“What are these flyovers meant for?” once he asked us when we were travelling in Chennai in a newly built flyover. I said maybe this was to facilitate more traffic as there are too many vehicles in the city. “You know in the West if tomorrow they find that such things are not useful, they would not hesitate to destroy them. Our problem is that we won’t destroy such facilities. We will retain them, somehow try to blend the one with the other, adjust to the disturbances that are created in the process and somehow live. This is what is wrong with our society, this is what renders a society dis-functional”. He would say explaining both a challenge as well as a perspective. Functioning society according to him will never hesitate to change course if it found that it made a mistake and do it courageously. Something I learnt later when studying village society. I had been to this small village where they had built several facilities in the village through a simple community tax levied on all the members. Among the facilities that the village had created were a balwadi, a school, a provision shop, a tea shop, a hairdresser, a cinema theatre, a rice mill and a very large scale dairy unit that employed many of the community as well as many other communities in over 40 surrounding villages. When I visited the village, the panchayat had decided to shut down the rice mill, they felt that it was unviable to sustain the unit and did not have any sentiment about shutting it down. Nor were they deterred by the complexity of technology in setting up of a milk sachet making plant that they were considering setting up in the village at that time. Most of the Panchayat members had not passed beyond high school, yet, they were confident about their capacity to understand and acquire a new technology. This is a functioning society, confident and clear about its priorities and learning as it goes. According to Dharampal a functioning society had the capacity and courage to make mistakes and correct the same as well, it may have disagreements and fight amongst itself, but, it had the process to resolve the same and did not stay divided.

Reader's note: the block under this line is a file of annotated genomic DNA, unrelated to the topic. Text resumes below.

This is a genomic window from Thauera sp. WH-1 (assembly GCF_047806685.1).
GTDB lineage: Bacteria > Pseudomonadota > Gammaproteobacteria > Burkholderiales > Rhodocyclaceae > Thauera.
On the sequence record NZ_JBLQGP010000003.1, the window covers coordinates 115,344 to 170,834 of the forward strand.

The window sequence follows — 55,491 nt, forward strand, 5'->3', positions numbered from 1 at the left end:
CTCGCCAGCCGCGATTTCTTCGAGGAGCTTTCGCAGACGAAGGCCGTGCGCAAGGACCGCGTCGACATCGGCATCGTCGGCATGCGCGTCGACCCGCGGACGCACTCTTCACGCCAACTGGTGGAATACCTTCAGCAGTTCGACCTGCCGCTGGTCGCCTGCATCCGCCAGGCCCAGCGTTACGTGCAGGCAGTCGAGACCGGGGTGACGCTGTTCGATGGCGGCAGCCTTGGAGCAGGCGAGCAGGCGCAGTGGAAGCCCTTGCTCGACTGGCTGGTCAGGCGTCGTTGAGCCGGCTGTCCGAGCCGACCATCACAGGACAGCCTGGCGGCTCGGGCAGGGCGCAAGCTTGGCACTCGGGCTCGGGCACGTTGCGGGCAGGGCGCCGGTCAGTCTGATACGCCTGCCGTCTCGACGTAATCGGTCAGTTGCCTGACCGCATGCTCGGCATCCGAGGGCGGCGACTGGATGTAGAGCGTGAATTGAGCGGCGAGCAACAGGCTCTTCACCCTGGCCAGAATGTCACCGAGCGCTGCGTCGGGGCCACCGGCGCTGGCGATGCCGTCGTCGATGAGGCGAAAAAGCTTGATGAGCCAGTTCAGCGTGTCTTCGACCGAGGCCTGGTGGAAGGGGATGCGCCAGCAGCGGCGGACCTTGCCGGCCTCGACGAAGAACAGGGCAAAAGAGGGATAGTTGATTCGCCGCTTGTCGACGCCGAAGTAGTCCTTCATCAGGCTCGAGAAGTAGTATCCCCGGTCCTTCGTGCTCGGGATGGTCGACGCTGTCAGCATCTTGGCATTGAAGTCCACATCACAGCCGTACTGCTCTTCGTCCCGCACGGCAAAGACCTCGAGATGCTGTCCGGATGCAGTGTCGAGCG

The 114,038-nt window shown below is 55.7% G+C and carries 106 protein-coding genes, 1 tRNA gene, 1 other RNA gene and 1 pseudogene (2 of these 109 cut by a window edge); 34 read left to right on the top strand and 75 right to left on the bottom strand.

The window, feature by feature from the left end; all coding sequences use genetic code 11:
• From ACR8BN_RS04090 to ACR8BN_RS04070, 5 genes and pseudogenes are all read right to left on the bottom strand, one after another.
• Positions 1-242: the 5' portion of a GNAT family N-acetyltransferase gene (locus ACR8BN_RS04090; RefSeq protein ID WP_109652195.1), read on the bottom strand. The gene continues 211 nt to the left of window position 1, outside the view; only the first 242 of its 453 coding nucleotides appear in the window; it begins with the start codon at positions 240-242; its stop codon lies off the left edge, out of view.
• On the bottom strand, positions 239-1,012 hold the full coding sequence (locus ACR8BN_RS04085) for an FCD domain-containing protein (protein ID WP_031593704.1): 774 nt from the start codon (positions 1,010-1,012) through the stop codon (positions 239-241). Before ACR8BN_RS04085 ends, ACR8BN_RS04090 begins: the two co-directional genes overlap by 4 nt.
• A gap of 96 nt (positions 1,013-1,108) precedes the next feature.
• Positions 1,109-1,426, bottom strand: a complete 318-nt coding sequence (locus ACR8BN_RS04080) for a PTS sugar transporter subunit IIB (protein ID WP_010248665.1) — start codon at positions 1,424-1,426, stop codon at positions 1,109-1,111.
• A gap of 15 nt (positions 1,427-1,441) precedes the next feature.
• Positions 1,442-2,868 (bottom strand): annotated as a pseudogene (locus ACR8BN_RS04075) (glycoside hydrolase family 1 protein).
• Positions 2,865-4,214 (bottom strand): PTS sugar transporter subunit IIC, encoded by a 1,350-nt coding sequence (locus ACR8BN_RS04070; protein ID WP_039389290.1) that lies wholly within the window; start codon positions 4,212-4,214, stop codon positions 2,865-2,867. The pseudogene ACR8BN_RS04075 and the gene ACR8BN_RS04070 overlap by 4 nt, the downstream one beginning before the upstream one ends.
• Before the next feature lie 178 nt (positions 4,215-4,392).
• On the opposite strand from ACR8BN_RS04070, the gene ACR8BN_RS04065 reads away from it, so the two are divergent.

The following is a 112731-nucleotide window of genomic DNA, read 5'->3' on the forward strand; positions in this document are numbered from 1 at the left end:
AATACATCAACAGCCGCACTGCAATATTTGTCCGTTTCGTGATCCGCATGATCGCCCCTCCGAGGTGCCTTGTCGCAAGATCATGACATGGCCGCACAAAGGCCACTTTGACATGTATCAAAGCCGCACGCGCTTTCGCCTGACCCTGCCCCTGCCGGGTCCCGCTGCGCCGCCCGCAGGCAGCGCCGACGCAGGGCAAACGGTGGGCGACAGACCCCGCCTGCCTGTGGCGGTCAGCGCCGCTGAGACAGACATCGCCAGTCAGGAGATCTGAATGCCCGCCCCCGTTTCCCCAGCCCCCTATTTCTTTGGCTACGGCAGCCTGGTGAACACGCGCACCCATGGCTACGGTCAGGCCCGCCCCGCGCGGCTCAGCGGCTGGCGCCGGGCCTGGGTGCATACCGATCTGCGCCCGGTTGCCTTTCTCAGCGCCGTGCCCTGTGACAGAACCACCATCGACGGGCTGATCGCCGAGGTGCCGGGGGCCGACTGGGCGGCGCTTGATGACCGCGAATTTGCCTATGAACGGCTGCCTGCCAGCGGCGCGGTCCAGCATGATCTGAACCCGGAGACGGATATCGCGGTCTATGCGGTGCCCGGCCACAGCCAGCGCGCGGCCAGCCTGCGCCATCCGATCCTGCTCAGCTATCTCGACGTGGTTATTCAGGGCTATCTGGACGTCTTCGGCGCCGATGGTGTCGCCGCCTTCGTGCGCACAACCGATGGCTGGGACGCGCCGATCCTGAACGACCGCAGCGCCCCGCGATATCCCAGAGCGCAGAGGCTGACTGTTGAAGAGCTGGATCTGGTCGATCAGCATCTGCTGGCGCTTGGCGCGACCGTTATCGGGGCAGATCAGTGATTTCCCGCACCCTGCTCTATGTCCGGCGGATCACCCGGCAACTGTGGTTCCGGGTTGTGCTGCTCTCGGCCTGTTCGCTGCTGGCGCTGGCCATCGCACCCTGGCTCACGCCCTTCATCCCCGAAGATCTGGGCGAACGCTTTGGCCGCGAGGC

“I am not interested to talk about such subjects”, he responded when an academician from Europe once tried to find out from him about the Aryan invasion theory. Historians in India were divided over whether the Aryans arrived from the European stock. The European historian was interested in his view and kept repeating the question, to which he refused and continued, “you see I do history to understand what makes the ordinary people of India strong? What gives them courage and confidence.” This summarized what motivated him and several other Gandhians who preferred to work with the people’s movements rather than the bureaucracy, academia, or organized institutions.   What made people strong? What gave them confidence? These were that drove him to be a critic of the modern bureaucracy which he called as maintaining the ‘’order of the grave’’ and at the same time, appreciate sometimes even a behaviour that did not meet with everyone’s expectations. When the head of a major institution commented to Dharampal about the tendency of the modern Indian youth to be playing video games for hours at end, he quipped, “that is similar to the rishis of the old, they too were engrossed on a single idea for long periods of time and that is how they accomplished a lot”. Once listening to a head of a religious order describe all the various social activities their order was doing, he said, “this is what gives people confidence, why is it not known widely outside?”, “What gives our ordinary people confidence?”, used to be his oft repeated question. In this he never hesitated to differ from scholars obsessed with latest happenings in Europe or America or what the scholars from the West were studying about India. He prioritized his history research with the question framed to provide confidence to ordinary Indians. To him, knowing that they are descendants of people who have gone through much worse and have survived made people strong and provide them courage to be ready to tackle the unknown.